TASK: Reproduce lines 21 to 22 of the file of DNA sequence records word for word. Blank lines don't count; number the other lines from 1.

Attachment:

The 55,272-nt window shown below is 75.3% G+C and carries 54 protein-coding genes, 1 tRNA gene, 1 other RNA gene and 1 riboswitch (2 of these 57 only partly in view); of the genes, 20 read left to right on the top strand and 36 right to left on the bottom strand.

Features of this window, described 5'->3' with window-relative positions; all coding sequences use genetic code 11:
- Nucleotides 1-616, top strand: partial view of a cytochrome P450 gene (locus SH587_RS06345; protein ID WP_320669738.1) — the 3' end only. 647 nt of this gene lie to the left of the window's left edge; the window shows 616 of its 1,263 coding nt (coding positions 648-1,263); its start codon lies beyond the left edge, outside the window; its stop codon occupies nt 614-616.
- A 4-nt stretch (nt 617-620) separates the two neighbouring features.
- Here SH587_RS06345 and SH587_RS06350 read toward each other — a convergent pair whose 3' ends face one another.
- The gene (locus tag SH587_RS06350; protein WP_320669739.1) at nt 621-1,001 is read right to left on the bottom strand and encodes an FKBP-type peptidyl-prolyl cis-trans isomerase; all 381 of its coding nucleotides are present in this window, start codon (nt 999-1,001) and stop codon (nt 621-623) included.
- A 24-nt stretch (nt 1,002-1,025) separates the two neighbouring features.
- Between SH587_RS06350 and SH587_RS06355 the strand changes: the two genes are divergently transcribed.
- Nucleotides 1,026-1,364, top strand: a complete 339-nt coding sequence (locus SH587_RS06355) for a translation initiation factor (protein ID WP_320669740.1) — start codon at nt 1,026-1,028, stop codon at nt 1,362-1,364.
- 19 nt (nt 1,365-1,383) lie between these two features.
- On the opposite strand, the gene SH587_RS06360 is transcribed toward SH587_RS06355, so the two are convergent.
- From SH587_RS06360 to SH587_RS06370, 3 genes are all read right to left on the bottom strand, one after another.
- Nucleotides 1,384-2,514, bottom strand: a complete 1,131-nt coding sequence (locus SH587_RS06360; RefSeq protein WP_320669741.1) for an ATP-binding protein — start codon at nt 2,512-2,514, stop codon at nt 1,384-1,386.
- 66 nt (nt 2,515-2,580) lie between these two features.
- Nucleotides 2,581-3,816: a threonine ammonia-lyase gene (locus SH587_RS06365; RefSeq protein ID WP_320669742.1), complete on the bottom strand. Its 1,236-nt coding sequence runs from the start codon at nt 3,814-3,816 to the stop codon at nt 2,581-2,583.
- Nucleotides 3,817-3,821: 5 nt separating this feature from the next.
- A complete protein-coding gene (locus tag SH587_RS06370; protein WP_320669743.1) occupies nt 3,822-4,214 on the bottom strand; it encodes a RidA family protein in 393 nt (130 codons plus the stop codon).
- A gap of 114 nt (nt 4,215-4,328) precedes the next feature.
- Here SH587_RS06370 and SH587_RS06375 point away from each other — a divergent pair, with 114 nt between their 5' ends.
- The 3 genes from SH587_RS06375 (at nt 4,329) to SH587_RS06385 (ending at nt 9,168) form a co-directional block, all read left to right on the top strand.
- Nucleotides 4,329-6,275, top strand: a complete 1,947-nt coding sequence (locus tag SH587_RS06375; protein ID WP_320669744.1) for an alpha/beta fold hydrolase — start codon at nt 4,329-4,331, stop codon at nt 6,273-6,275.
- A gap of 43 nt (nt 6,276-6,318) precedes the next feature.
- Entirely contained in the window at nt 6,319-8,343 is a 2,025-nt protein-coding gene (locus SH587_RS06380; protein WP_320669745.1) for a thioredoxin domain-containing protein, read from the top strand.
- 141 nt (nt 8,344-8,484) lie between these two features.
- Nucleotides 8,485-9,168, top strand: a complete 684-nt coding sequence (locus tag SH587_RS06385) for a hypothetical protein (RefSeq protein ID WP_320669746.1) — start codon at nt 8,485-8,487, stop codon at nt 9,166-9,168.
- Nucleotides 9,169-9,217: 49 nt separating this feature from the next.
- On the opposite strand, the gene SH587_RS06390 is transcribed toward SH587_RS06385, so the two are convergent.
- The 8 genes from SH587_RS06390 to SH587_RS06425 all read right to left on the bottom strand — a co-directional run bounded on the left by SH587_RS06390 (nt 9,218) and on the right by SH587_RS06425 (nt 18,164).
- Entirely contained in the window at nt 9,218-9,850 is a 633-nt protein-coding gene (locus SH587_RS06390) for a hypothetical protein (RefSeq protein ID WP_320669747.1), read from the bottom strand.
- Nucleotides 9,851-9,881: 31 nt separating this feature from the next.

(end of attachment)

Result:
- Nucleotides 4,329-6,275, top strand: a complete 1,947-nt coding sequence (locus tag SH587_RS06375; protein ID WP_320669744.1) for an alpha/beta fold hydrolase — start codon at nt 4,329-4,331, stop codon at nt 6,273-6,275.
- A gap of 43 nt (nt 6,276-6,318) precedes the next feature.